A Council employee was found to have engaged in serious misconduct for amongst other things harassing and being disrespectful to the HR manager. In the decision of Stamoglou v Banyule City Council  FWC 4722 (15 September 2020) (Banyule Council Case) an employee filed an unfair dismissal claim saying that the Victorian Council that he worked for – Banyule City Council, unfairly dismissed him.
The Banyule City Council was confronted with the frustrations of a team leader over his perceived unequal treatment at work. However, the employee engaged in a number of acts of misconduct:
To add into the mix the Union that represented the employee at the time also claimed that the behaviour exhibited by the employee may be attributable to medical illness.
The Fair Work Commission found that the employee had engaged in serious misconduct and not surprisingly dismissed the application. The overall intimidating behaviour by the employee and the “path of self destruction” could not be excused.
Many clients recently have asked for advice for dealing with employees who are intimidating and causing toxic workplaces. Sometimes, just like the Banyule City Council Case, the actions of those employees can lead to workers compensation claims or harassment or bullying claims been made by other employees.
So how does the Banyule Council Case help employers with some key learnings:
There seems to be a trend lately with clients and employers feeling that employees who engage in backbiting, white anting and rude behaviour is not enough to terminate an employee’s employment. Of course there are times where there is some difficulty however this type of behaviour is unacceptable at any workplace.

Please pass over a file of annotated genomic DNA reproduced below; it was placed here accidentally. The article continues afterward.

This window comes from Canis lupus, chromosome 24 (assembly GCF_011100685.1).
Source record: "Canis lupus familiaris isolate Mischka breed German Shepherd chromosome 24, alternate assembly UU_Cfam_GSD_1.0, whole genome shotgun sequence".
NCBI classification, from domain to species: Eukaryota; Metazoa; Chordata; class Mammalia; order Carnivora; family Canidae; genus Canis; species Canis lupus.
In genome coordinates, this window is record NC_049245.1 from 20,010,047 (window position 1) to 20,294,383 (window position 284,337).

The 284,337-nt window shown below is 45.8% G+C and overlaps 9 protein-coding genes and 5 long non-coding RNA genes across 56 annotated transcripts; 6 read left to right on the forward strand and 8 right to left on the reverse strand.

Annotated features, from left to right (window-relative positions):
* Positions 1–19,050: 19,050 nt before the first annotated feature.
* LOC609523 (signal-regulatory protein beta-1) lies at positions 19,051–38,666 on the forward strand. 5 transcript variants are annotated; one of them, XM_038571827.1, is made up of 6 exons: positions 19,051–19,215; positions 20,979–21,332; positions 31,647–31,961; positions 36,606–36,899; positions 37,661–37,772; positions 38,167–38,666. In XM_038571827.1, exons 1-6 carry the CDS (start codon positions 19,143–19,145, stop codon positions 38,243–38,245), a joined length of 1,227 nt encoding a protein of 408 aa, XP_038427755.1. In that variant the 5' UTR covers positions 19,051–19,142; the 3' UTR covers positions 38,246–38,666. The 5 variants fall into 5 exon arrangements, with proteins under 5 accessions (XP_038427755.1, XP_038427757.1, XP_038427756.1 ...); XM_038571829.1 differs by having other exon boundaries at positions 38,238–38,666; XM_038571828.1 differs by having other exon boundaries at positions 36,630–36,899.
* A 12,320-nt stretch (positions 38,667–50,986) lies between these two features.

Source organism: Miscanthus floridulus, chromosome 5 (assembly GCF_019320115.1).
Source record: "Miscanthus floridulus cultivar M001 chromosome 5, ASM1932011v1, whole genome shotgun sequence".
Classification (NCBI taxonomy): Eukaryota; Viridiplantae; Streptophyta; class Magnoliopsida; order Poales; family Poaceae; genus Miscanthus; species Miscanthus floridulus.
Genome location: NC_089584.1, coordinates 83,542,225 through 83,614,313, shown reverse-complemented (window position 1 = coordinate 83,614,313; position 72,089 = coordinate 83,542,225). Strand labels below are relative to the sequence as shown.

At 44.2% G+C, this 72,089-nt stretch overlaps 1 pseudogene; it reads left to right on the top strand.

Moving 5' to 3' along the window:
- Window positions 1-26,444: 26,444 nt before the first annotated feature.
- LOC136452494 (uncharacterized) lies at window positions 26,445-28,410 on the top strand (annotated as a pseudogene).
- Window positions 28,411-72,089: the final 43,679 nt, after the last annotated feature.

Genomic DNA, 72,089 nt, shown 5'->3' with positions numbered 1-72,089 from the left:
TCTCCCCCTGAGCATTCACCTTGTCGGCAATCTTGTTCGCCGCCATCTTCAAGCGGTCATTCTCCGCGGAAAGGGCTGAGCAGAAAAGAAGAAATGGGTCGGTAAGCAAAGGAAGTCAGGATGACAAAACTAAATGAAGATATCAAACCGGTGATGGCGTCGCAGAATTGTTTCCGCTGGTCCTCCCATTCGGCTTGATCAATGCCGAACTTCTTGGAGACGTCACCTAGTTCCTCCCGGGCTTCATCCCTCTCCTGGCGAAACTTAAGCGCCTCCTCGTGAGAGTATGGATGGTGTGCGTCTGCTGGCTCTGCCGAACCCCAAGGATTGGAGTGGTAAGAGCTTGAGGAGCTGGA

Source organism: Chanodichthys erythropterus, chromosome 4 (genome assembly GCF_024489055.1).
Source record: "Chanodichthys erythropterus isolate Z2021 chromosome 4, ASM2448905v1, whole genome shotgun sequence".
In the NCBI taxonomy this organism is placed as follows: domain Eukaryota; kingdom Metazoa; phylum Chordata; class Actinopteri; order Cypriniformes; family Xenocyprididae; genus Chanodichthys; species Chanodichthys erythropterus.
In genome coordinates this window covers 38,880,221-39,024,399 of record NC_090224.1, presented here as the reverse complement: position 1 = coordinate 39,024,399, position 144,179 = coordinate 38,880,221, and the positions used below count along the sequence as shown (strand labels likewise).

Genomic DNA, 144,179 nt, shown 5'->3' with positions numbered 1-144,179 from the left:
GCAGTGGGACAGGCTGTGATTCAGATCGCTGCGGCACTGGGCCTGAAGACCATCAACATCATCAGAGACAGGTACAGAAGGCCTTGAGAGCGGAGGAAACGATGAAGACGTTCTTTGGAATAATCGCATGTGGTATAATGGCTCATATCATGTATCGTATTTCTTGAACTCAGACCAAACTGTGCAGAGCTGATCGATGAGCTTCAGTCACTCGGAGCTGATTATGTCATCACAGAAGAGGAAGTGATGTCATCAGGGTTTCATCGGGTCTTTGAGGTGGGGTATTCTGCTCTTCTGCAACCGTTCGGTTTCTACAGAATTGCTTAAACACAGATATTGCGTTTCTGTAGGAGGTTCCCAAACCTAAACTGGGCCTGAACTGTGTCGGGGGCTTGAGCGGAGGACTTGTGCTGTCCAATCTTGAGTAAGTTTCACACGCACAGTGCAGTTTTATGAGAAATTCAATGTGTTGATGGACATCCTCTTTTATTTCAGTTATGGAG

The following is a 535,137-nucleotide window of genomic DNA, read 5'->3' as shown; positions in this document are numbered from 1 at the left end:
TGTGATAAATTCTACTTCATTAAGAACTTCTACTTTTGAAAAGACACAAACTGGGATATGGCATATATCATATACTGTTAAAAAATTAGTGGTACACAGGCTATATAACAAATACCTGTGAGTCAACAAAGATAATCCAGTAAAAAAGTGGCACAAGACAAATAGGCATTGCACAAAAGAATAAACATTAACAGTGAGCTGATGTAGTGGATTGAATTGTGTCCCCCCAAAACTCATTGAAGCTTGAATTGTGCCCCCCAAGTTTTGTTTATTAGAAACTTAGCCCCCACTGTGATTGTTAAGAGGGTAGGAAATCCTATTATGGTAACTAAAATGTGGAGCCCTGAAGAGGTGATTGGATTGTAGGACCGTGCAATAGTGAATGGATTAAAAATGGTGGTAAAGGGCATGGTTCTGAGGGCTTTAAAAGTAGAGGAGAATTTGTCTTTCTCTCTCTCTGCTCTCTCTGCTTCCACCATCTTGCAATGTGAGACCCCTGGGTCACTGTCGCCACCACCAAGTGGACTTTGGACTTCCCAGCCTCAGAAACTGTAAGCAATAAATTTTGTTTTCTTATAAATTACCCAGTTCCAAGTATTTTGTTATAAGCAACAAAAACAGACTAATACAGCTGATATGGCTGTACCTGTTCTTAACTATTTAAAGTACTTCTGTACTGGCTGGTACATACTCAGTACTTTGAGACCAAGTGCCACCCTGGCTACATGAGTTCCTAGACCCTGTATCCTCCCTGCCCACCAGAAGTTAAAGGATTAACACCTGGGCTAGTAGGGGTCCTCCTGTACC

This type of conduct if ignored can sometimes become the standard set in the workplace. Standards should be made quite clear to employees:
Dealing with potential misconduct requires investigation, however, an employer also needs to have grounds to take disciplinary action. Putting allegations to an employee not only provides the employee with procedural fairness and natural justice but it also gives an employer the ability to obtain information. In some respects you want to know “their side of the story”. Without this perspective many employers have found themselves caught up in situations where there are reasonable and even plausible explanations for the infractions.
Need help with toxic employees? Contact NB Lawyers – Lawyers for Employers – we undertake and offer an obligation free consultation. Reach out via email@example.com or +61 (07) 3876 5111 to book an appointment.
Jonathan Mamaril leads a team of handpicked experts in the areas of employment law and commercial law who focus on educating clients to avoid headaches, provide advice on issues before they fester and when action needs to be taken and there is a problem mitigate risk and liability. With a core value of helping first and providing practical advice, Jonathan is a sought after advisor to a number of Employers and as a speaker for forums and seminars where his expertise is invaluable as a leader in this area as a lawyer for employers.
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